- Most cloth diapering parents keep soiled diapers in a stainless steel can or other storage bin at home. However, when on the go it’s important to have a WetBag to place diaper in until you get home. This is a zippered bag made from the same waterproof material the diaper covers are constructed from and come in a gigantic assortment of colors and patterns.
- Washing Soiled Diapers
- Do not fear washing cloth diapers. I’ve been completing my cloth diaper laundry for 4 years now. I wash our diapers with mainstream detergent, All Free and Clear, and pre-rinse diapers in water if they have a lot of pee or spray to remove soilds if necessary into the toilet. In addition, I wash our diapers in hot water with an extra rinse in our poorly performing HE frontloader. It took some time to get the amount of detergent right, diapers that come out dirty may need more and diapers that feel a little soapy need less, but overall the washing routine is very simple.
- Diaper Leaks in Bed
- Before we discovered cloth, our disposable diapers leaked constantly in bed. Luckily we don’t have as many leak issues with cloth, but I did pick up some reusable bed pads that are great for leaks. They save our bedding from needing to be changed and are reusable just like the ones in the hospital. Placed on top of or under the sheet gives different options. We have 3 of the pads you see below and ours are over 3 years old!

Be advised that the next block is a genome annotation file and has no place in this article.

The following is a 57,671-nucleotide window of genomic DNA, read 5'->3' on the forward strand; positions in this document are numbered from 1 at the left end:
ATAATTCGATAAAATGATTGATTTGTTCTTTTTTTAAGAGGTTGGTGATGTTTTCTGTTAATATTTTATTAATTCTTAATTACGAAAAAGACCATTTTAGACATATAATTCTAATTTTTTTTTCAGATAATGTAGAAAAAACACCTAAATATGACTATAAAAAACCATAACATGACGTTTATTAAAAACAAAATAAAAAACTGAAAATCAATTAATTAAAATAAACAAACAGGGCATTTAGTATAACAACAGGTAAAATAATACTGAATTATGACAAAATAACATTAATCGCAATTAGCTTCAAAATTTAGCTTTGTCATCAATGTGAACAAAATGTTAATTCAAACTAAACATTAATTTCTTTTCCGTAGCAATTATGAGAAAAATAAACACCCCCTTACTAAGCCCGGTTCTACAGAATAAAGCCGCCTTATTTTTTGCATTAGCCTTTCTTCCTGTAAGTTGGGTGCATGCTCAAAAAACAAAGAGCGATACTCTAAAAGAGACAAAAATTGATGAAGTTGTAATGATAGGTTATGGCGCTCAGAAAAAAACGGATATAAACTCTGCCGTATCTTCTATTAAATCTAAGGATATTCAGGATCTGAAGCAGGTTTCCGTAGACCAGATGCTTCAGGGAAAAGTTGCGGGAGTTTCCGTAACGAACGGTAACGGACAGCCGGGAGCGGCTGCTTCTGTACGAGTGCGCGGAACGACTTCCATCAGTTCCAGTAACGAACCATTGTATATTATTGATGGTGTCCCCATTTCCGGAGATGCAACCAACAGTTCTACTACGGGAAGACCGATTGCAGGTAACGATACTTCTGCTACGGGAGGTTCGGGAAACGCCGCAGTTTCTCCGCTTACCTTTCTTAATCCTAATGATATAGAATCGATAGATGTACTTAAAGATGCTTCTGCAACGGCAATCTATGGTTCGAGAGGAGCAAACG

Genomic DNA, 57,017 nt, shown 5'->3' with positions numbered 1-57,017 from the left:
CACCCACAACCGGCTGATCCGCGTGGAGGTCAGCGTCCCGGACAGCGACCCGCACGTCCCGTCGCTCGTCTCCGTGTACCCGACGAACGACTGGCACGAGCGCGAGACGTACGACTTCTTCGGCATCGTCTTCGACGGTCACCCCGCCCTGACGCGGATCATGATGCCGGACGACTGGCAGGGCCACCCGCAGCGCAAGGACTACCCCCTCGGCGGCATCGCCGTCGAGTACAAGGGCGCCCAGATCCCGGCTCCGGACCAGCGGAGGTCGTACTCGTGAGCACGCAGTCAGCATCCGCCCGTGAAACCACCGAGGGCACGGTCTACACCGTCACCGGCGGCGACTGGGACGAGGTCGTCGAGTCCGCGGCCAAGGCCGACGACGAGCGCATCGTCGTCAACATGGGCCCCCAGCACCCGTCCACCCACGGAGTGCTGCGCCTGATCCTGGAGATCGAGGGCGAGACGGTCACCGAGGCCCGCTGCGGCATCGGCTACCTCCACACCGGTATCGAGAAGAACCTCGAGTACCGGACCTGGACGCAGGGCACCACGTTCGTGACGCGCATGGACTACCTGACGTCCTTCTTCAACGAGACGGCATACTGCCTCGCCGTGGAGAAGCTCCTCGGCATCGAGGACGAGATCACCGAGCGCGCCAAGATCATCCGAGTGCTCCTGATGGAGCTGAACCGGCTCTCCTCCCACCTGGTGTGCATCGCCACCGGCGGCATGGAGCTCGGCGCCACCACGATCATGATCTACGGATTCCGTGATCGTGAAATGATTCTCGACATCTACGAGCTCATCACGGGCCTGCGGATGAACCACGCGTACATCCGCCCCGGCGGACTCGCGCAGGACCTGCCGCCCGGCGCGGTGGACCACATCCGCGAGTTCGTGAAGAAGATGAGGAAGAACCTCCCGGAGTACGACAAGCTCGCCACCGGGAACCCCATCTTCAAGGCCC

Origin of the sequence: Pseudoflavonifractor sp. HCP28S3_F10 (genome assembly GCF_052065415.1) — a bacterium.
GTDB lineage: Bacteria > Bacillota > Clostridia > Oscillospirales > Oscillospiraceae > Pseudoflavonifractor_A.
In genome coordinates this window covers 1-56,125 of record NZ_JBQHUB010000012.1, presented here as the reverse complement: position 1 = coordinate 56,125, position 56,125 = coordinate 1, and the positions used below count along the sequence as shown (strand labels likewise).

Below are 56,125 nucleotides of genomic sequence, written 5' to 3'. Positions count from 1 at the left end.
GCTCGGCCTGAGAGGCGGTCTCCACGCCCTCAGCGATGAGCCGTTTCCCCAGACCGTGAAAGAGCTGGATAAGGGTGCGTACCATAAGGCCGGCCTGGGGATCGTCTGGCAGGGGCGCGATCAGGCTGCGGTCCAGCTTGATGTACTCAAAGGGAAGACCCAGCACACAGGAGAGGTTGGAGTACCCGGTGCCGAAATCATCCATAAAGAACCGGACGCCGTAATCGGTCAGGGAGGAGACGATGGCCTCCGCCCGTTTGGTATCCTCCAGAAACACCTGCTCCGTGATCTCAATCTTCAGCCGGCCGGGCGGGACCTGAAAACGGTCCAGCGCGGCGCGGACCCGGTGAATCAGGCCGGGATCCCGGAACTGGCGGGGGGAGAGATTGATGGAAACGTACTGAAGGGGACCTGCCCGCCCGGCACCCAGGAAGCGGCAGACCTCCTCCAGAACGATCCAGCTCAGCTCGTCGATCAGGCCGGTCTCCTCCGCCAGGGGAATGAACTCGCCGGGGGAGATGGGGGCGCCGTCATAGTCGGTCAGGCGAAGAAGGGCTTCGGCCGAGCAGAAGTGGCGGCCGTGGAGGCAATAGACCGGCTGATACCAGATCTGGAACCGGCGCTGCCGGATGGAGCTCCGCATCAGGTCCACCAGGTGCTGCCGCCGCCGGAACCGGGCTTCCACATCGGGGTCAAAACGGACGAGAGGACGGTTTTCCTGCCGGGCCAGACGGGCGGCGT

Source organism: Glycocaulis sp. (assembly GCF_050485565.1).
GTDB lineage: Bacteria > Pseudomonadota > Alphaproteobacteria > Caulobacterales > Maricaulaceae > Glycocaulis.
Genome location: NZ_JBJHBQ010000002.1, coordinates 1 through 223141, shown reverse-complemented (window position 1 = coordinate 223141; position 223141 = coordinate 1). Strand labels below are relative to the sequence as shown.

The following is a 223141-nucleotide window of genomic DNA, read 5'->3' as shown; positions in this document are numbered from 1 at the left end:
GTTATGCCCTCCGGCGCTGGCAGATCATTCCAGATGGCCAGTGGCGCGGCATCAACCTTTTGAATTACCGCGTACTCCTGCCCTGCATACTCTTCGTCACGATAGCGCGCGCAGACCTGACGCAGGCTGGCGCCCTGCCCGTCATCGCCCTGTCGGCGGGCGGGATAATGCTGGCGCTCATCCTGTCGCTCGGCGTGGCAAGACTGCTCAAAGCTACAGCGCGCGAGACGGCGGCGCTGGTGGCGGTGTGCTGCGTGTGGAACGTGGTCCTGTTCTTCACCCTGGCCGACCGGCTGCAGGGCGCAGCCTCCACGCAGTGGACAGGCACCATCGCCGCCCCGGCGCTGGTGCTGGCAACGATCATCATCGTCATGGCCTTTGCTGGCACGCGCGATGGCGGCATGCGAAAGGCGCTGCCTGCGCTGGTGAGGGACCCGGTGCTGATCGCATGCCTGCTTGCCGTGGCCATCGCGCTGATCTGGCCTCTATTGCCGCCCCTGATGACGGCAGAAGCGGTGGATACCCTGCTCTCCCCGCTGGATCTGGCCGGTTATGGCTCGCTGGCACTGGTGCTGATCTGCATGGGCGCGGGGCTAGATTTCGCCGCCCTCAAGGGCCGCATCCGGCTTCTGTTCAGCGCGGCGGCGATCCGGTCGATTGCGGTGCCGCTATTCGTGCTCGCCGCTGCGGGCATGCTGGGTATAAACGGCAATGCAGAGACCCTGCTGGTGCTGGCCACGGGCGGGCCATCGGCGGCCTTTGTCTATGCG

This is a very trim fitting diaper. My son at 41 pounds feels close to the end of the size range on this. I hope we make it to 50, but the tightness of the elastic panels has me believing that this is probably more of a 45 pound max trainer for us.
These diapers pull off and on like underwear, but go all the way up to adult. Starting at training pants and continuing up through an adult diaper line, these offer the most options for color and night vs daytime absorbency. While the larger sizes don’t have the fun prints that the smaller sizes do, they do come in many colors. My only wish? I wish the bigger sizes snapped at the side to make getting a soiled diaper off easier. With sewn in synthetic fiber absorbency, many of the diapers have an area to add a booster when needed. This is one of the best options for absorbency, even offering a bedwetting pant that can be worn for daytime use for someone with high absorbency needs.